Centre for Data Ethics and Innovation seeks views on targeting and bias in algorithmic decision making

May 8, 2019

The Centre for Data Ethics and Innovation has issued a call for evidence to inform its two reviews about online targeting and bias in algorithmic decision making.

Online targeting

The purpose of the online targeting review is to analyse the use of online targeting approaches and to make practical recommendations to the UK government, industry and civil society about how online targeting can be conducted and governed in a way that facilitates the benefits and minimises the risks it presents.

The Centre’s definition of online targeting centres around the customisation of products and services online (including content, services standards and prices) based on data about individual users. Instances of online targeting can include online advertising and personalised social media feeds and recommendations.

The focus of the review is the effects of online targeting on individuals, organisations, and society. In particular, the Centre is considering how targeting approaches can undermine or reinforce the concept of autonomy – that is, individuals’ ability to make choices freely and based on information that is as full and complete as reasonably possible. The review also examines whether the effects of online targeting practices might be experienced more profoundly by vulnerable people, and whether it might contribute to a reduction in the reliability of news and advertising content seen online. Finally, the review considers the data and mechanisms involved in online targeting and how these affect privacy and data protection principles.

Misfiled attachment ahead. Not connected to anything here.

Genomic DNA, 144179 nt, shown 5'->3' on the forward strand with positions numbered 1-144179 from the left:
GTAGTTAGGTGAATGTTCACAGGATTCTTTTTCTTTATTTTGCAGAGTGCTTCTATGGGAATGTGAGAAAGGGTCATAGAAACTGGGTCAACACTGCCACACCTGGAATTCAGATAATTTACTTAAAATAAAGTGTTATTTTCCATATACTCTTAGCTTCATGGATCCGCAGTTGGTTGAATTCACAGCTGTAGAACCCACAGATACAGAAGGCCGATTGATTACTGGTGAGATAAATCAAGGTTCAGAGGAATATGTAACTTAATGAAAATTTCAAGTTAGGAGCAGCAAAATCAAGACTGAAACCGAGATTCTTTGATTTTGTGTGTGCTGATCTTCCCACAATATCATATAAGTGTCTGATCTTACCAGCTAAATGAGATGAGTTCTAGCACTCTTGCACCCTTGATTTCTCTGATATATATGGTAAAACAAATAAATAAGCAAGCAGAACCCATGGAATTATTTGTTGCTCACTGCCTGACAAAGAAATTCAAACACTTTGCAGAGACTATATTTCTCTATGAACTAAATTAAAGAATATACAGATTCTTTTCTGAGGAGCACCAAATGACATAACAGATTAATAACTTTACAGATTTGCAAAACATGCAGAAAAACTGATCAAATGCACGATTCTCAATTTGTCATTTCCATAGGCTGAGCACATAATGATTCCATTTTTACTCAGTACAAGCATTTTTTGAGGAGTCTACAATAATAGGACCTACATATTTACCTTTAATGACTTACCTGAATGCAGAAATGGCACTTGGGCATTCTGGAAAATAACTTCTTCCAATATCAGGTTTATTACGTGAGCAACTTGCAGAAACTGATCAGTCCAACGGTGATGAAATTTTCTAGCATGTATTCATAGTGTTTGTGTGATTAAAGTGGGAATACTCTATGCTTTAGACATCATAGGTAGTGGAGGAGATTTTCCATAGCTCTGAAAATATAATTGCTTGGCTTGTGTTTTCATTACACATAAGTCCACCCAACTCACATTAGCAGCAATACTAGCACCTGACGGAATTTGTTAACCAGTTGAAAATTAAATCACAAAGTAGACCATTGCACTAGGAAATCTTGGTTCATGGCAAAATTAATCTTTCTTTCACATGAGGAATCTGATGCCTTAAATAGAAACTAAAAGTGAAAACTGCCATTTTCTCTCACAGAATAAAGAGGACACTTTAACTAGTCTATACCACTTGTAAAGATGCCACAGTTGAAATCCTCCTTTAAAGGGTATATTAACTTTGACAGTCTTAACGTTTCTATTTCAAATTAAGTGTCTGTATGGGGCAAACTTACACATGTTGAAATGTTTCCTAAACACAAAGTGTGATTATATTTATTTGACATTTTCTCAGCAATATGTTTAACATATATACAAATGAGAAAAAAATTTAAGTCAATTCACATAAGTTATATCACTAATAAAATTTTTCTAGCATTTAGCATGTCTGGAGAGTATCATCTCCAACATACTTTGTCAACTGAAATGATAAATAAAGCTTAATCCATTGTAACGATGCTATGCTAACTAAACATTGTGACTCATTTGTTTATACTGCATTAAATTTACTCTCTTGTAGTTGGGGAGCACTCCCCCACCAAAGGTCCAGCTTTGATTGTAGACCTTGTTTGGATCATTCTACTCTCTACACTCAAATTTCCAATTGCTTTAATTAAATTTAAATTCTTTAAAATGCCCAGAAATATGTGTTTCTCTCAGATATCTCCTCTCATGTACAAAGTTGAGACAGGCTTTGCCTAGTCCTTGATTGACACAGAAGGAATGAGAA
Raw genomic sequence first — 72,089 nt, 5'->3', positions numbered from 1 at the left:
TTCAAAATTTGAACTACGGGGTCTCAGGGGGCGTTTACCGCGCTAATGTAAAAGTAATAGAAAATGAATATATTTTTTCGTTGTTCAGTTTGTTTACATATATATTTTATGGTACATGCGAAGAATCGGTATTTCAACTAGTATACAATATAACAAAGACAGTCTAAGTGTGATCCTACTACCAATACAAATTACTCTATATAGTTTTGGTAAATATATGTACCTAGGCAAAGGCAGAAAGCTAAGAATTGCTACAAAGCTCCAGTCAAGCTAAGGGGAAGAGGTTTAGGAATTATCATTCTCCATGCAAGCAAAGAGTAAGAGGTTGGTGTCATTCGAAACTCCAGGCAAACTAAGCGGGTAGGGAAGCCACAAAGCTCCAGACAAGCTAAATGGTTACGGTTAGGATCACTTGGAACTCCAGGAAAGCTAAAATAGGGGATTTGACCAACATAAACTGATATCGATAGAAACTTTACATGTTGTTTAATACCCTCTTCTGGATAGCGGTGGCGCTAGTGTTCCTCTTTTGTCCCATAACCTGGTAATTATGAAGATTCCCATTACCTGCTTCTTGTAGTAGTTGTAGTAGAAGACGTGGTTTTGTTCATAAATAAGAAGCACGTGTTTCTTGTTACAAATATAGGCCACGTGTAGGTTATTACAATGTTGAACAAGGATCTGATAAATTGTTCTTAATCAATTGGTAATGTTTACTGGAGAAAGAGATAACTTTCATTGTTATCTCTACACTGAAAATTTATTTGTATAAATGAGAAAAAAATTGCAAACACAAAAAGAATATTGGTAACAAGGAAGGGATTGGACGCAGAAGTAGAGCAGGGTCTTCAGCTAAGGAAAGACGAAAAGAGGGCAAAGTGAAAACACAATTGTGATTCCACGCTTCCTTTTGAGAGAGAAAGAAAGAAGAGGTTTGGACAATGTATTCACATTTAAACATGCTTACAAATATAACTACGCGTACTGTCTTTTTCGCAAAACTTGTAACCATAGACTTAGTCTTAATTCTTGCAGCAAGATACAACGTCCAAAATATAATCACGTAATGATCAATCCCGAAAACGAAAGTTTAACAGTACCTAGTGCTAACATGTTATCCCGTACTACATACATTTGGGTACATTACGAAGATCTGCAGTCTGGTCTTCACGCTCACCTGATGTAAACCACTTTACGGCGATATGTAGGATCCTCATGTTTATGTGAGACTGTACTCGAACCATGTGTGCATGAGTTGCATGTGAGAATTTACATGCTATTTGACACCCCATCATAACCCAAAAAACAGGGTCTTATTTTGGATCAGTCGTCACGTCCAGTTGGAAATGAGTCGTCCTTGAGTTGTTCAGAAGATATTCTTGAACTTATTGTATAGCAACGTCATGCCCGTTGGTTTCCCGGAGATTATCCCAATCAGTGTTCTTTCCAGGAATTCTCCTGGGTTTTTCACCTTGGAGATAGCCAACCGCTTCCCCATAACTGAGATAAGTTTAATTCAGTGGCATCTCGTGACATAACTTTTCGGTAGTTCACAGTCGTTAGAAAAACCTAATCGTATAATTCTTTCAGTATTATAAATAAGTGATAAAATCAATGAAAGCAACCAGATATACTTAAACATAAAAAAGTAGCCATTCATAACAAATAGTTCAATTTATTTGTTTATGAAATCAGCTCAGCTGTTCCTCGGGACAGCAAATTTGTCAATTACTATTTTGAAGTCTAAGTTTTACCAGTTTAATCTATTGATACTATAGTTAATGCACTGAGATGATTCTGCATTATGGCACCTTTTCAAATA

This will complement the Department for Digital, Culture, Media and Sport’s workstreams on online harms and online advertising, and the Information Commissioner’s work on advertising technology, online political advertising, and age-appropriate design for online services.

The Centre requests views on the following questions:

  • What evidence is there about the harms and benefits of online targeting?
  • How do organisations carry out online targeting in practice?
  • Should online targeting be regulated, and if so, how should this be done in a way that maximises the benefits and minimises the risks targeting presents?
  • How is online targeting evolving over time, what are the likely future developments in online targeting, and do these present novel issues?

The deadline for responses is 14 June 2019. A summary of responses will be published over the summer. The Centre will then develop and recommend governance and, where relevant, other types of solutions, focused on areas and audiences identified during the review.

Bias in algorithmic decision making

Machine learning algorithms often work by identifying patterns in data and making recommendations accordingly. This can support good decision making, reduce human error and combat existing systemic biases. However, issues can arise if, instead, algorithms begin to reinforce problematic biases, either because of errors in design or because of biases in the underlying data sets. When these algorithms are then used to support important decisions about people’s lives, for example determining their credit rating or their employment status, they have the potential to cause serious harm.

The CDEI will investigate if this is an issue in certain key sectors, as well as the extent of this, and produce recommendations to the UK government, industry and civil society about how any potential harms can be minimised.  The sectors are financial services, crime and justice, recruitment and allocation of local government resource.

The Centre is concerned with the following issues:

  • The use of algorithmic tools
  • Bias identification and mitigation
  • Public engagement
  • Regulation and governance

Next steps

The deadline for general responses, as well as responses on crime and justice and financial services, is 14th June.  The deadline for responses on local government and recruitment is 19th July.

An interim report will be published by Summer 2019, and a final report, including recommendations to government, by March 2020.